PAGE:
• Backed by $8 billion financial safeguards system
otc derivatives clearing services14
OTC Derivatives Clearing Services
  • Our response
    • CME Group hopes to address challenges by providing …
      • Responsible credit management services
      • Capital efficiencies thru cross-margining vs. broad range of products
  • Unbundling execution and clearing services
    • Classic exchange model bundles electronic trade execution with clearing
    • OTC-style, bi-lateral execution may be paired with futures-style, multi-lateral clearing model, allowing customers to enjoy value-added information flows and trade concepts that dealers often provide
    • Also permits OTC traders to benefit from financial sureties and capital efficiencies associated with central counterparty clearing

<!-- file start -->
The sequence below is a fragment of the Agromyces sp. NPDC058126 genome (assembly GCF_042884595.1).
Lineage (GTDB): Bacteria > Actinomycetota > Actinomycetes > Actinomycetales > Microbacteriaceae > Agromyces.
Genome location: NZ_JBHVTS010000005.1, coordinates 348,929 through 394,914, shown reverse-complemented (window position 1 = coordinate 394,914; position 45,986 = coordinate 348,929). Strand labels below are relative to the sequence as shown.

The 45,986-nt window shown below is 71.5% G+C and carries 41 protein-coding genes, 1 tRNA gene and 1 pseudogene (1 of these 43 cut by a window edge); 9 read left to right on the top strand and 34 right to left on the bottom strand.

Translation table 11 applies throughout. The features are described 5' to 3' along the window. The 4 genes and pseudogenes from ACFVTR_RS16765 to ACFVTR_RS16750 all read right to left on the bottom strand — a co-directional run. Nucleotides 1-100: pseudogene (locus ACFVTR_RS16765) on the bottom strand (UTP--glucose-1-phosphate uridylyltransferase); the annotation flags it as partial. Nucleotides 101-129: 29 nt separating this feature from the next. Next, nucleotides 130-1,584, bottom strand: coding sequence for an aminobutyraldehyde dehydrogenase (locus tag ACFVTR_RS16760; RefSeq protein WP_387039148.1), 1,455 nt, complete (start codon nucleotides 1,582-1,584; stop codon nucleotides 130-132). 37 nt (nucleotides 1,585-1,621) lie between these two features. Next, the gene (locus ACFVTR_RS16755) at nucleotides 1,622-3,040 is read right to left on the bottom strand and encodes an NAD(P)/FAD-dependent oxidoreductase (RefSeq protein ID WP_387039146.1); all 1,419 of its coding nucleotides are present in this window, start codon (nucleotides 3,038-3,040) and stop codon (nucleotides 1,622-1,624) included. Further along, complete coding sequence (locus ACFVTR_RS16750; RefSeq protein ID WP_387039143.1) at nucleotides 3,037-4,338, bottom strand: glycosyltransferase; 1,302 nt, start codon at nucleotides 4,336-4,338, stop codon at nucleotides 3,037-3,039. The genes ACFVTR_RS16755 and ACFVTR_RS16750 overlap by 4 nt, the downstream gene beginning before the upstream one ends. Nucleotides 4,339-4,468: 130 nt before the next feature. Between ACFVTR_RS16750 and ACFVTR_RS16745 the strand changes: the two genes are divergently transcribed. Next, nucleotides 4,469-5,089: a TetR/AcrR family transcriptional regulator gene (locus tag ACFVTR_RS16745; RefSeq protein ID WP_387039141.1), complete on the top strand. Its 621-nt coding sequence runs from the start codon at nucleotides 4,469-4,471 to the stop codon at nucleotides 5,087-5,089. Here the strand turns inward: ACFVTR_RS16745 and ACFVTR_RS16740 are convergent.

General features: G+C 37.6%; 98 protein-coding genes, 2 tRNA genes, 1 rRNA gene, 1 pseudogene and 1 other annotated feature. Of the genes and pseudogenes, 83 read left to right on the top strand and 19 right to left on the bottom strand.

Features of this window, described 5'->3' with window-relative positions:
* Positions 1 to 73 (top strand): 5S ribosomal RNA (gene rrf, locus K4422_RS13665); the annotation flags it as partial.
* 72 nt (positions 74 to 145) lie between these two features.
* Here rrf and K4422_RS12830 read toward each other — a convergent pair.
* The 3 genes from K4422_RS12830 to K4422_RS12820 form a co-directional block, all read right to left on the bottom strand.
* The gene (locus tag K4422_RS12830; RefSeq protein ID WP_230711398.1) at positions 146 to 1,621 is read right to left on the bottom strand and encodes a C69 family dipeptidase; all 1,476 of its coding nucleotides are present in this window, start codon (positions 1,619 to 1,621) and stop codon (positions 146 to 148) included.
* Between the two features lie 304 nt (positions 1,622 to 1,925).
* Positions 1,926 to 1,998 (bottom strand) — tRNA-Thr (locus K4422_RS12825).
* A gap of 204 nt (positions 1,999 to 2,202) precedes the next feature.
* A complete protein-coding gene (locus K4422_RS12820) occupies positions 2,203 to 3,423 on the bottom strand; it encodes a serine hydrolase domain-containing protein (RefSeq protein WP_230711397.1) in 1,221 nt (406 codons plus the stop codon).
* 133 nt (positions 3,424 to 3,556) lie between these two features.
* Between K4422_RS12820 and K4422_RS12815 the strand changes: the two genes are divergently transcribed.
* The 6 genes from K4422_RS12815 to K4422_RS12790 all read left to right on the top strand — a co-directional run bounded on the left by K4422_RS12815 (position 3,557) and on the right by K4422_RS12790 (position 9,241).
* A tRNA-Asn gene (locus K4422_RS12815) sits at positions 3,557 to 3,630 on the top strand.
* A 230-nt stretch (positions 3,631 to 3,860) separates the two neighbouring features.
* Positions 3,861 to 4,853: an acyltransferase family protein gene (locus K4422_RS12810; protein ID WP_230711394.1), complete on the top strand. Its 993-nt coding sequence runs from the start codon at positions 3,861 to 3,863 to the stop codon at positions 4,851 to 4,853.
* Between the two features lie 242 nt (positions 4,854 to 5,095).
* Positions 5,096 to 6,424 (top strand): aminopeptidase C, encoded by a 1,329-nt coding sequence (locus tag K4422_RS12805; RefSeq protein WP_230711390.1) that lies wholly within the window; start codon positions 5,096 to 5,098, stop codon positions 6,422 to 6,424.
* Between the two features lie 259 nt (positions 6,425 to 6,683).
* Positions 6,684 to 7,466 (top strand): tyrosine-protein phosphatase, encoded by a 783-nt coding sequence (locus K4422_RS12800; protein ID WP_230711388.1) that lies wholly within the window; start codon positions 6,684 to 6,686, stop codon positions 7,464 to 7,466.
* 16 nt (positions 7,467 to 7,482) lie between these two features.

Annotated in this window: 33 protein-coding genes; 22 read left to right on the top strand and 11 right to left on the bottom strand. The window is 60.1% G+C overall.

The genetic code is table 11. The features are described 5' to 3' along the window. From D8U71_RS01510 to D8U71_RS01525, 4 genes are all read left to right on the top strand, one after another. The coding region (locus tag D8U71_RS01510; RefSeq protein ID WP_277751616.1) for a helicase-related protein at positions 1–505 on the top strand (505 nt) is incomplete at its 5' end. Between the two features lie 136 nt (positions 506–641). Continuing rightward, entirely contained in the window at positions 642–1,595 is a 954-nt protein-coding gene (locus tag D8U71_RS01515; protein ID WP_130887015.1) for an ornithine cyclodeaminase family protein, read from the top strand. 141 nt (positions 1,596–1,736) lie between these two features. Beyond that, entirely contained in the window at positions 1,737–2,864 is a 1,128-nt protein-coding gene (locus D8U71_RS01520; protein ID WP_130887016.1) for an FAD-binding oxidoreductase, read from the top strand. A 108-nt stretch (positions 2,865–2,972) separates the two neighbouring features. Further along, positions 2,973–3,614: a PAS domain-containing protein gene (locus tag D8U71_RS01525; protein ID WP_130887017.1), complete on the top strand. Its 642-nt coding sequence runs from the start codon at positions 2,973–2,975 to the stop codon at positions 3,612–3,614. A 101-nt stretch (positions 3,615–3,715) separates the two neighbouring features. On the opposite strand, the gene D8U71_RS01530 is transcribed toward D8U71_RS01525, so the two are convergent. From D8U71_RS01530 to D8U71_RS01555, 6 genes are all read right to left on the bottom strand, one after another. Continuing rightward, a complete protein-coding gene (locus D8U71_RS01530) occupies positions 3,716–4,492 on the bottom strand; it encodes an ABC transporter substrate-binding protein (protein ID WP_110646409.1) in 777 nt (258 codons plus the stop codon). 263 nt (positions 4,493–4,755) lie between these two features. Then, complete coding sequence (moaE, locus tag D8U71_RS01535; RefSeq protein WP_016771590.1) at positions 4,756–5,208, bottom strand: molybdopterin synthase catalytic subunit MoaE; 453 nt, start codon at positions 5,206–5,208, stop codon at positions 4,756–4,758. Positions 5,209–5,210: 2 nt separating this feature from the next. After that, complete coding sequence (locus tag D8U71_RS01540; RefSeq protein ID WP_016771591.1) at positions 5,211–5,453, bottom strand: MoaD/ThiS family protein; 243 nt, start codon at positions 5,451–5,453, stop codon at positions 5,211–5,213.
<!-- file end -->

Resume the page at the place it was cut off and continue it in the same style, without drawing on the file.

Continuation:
• Extending CME ClearPort to address these issues
cme clearport
CME ClearPort
  • CME ClearPort
      • Established model
        • CME ClearPort operating successfully since early 2000s in energy markets
        • ClearPort volumes increasing in wake of financial crisis
        • We seek to extend model to other product lines
cme clearport16
CME ClearPort
  • What is CME ClearPort?
  • What it is not
  • Historically applied in energy markets … but model may be applied to interest rates, credit, currencies, ag products and more
  • Should not be thought of as execution platform or just clearing
  • It is a process
      • A gateway or conduit that allows OTC executed contracts to be submitted to CME Clearing House for processing and clearing
      • Highly flexible and will imply somewhat different services in context of different asset classes
      • Unifying feature
        • Couples OTC-style, bi-lateral execution with futures-style, multi-lateral clearing services … CME ClearPort is conduit or mechanism to couple these 2 functions